They couldn’t hug, but at least they could see each other through the window.
“I put my hand up against the window, and she put her hand up against it,” said Allyn Lewis, describing visits with her 94-year-old mother this spring at Four Corners Health Care Center in Durango. “It’s hard not to hug her, but if hugging her made her sick, we can’t do that.”
The coronavirus pandemic has affected life in different ways for most Americans. But perhaps one of the toughest examples of that is at nursing homes, where residents were sealed off from their friends and families as facilities tried to protect residents from the coronavirus.
Gradually, some of those restrictions lifted. In Colorado, outdoor visits reopened midsummer, followed by indoor visitation in September. Now nursing homes face two more challenges: outdoor visits will become less desirable during the winter, and indoor visits are contingent on control of the virus.
And COVID-19 cases are rising.
“We’re keeping our fingers crossed and hoping it (indoor visits) happens. If not, we’ll go back to the Zoom calls,” said Dwayne Howell, whose mother and father, both 90, live at Four Corners Health Care Center. “It’s not only important for them to see us, it’s important for us to see them.”
Because of rising cases in communities, it is more difficult for skilled-care facilities to meet Colorado Department of Public Health and Environment criteria for indoor visitation.
For example, the facility must be located in a county with an average of 25 or fewer new, active cases per 100,000 people during the previous 14 days.
La Plata County had an average of 128 cases per 100,000 people during the last two weeks. At that level, visitors must test negative for COVID-19 within 48 hours of their visit time in order to see family members, according to CDPHE criteria. If the two-week average rises above 175 cases per 100,000 people, indoor visits aren’t allowed at all.
Without indoor visits, families will have to return to the remote options they relied on in the early months of the pandemic.
Back then, Howell used Zoom to talk to his parents. For a month, they didn’t have any contact at all.
“They were very lonely, I think,” Howell said.
At Cottonwood Inn in Durango, Karen Bell and her husband would set up chairs outside of her mother’s window and talk on their cellphones.
“Because my mother is quite old, the whole thing is confusing for her,” Bell said.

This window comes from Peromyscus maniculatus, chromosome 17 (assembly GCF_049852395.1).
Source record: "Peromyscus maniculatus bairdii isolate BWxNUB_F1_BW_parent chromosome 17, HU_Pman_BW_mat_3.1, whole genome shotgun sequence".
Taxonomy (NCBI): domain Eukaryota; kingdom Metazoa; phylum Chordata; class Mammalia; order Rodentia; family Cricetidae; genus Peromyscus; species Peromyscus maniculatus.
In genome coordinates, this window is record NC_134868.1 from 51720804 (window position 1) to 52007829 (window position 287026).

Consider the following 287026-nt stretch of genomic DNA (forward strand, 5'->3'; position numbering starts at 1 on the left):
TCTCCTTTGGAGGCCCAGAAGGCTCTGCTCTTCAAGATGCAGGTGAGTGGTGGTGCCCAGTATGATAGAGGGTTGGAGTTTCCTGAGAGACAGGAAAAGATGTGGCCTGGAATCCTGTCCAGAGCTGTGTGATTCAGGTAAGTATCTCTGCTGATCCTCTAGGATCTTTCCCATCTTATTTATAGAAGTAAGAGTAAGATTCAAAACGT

The limitations, however, kept residents healthy. As of Friday, no skilled-care facilities in Southwest Colorado had reported outbreaks, defined as two or more COVID-19 cases within 14 days. Families said that success made the restrictions worth it.
During outdoor visits this summer, residents and their loved ones wore masks, went through screening and sat 6 feet apart under tents.
“Just being able to tell them that you love them face to face, that helps. I look forward to the day when we’ll be able to hug them ... and tell them things are going to be OK,” said Cheryl Howell, Dwayne’s wife. “You long for those days.”
When Colorado reopened to indoor visits, the state released seven pages outlining six criteria that facilities had to meet. In addition to low community transmission, facilities must meet requirements for testing, personal protective equipment and staffing.
“Nothing’s been easy during this pandemic,” said Annaliese Impink, Four Corners spokeswoman. “I think Four Corners staff is doing the best they can to reopen, at least outdoors, and let families see loved ones.”
As winter approaches, families are cherishing their last outdoor visits.
The Howells turned on iTunes so Dwayne’s mom could sing along with the songs. Lewis brought her dog and mementos to share with her mother.
Bell sent flowers and brought her computer so her mom could visit with her kids and 101-year-old sister on her birthday.
They long for the chance to hug, touch and care for their family members.
“Because of her age ... I really do hope that a vaccine is available to both of us before it’s too late,” Bell said. “That sounds kind of morbid, but that’s what we’re dealing with.”